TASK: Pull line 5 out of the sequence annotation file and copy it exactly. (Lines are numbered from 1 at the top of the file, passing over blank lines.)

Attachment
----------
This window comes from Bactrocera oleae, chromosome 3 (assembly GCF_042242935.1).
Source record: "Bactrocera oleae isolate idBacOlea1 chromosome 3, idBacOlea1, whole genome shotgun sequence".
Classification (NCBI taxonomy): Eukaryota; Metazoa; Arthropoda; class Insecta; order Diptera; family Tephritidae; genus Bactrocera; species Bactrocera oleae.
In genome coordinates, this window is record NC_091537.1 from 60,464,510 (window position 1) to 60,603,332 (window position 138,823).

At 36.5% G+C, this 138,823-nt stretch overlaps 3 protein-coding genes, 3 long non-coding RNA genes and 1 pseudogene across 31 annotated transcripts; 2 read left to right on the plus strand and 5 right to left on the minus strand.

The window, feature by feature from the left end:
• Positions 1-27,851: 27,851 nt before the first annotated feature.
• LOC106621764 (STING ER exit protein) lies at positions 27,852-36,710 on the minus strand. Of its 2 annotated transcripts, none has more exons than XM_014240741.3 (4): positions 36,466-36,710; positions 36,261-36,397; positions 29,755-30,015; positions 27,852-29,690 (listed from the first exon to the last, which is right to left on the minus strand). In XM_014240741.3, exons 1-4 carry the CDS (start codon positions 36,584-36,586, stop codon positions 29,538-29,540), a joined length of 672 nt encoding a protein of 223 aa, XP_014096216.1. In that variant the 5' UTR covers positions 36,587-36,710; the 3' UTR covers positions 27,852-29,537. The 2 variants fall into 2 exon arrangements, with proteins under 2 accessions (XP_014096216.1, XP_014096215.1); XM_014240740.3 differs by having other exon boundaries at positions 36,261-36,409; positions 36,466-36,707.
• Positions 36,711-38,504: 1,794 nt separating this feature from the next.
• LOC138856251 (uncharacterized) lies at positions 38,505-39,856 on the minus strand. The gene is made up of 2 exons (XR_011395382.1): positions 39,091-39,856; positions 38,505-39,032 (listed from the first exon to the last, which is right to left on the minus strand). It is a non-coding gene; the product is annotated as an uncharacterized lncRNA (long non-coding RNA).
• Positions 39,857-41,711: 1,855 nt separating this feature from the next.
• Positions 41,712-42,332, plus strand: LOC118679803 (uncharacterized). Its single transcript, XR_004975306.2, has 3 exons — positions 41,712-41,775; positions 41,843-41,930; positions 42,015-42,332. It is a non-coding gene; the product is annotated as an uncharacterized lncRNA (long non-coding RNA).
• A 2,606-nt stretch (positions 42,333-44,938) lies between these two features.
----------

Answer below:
At 36.5% G+C, this 138,823-nt stretch overlaps 3 protein-coding genes, 3 long non-coding RNA genes and 1 pseudogene across 31 annotated transcripts; 2 read left to right on the plus strand and 5 right to left on the minus strand.